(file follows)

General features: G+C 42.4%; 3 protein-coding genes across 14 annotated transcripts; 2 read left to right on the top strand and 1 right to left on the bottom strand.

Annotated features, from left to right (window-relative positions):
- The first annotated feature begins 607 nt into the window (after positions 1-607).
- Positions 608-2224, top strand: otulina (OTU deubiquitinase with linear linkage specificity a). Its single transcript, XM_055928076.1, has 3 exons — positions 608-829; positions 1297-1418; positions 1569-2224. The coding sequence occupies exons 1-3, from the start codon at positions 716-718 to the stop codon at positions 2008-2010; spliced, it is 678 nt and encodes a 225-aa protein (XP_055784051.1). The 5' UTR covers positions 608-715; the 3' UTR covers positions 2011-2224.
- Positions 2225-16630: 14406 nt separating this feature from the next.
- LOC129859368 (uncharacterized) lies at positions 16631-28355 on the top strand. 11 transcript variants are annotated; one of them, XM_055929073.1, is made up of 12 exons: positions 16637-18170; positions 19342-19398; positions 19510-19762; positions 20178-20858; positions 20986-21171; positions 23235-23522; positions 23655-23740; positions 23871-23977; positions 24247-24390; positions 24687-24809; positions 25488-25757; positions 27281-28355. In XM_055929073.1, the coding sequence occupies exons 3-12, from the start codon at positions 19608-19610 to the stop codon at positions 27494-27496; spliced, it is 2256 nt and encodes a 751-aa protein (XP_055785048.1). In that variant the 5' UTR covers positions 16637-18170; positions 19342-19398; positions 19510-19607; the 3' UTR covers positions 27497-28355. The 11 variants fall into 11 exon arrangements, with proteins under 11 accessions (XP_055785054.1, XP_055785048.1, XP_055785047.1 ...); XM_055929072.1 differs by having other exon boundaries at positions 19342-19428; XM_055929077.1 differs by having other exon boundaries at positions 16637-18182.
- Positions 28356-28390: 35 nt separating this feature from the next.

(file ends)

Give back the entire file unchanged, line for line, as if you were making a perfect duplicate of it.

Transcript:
General features: G+C 42.4%; 3 protein-coding genes across 14 annotated transcripts; 2 read left to right on the top strand and 1 right to left on the bottom strand.

Annotated features, from left to right (window-relative positions):
- The first annotated feature begins 607 nt into the window (after positions 1-607).
- Positions 608-2224, top strand: otulina (OTU deubiquitinase with linear linkage specificity a). Its single transcript, XM_055928076.1, has 3 exons — positions 608-829; positions 1297-1418; positions 1569-2224. The coding sequence occupies exons 1-3, from the start codon at positions 716-718 to the stop codon at positions 2008-2010; spliced, it is 678 nt and encodes a 225-aa protein (XP_055784051.1). The 5' UTR covers positions 608-715; the 3' UTR covers positions 2011-2224.
- Positions 2225-16630: 14406 nt separating this feature from the next.
- LOC129859368 (uncharacterized) lies at positions 16631-28355 on the top strand. 11 transcript variants are annotated; one of them, XM_055929073.1, is made up of 12 exons: positions 16637-18170; positions 19342-19398; positions 19510-19762; positions 20178-20858; positions 20986-21171; positions 23235-23522; positions 23655-23740; positions 23871-23977; positions 24247-24390; positions 24687-24809; positions 25488-25757; positions 27281-28355. In XM_055929073.1, the coding sequence occupies exons 3-12, from the start codon at positions 19608-19610 to the stop codon at positions 27494-27496; spliced, it is 2256 nt and encodes a 751-aa protein (XP_055785048.1). In that variant the 5' UTR covers positions 16637-18170; positions 19342-19398; positions 19510-19607; the 3' UTR covers positions 27497-28355. The 11 variants fall into 11 exon arrangements, with proteins under 11 accessions (XP_055785054.1, XP_055785048.1, XP_055785047.1 ...); XM_055929072.1 differs by having other exon boundaries at positions 19342-19428; XM_055929077.1 differs by having other exon boundaries at positions 16637-18182.
- Positions 28356-28390: 35 nt separating this feature from the next.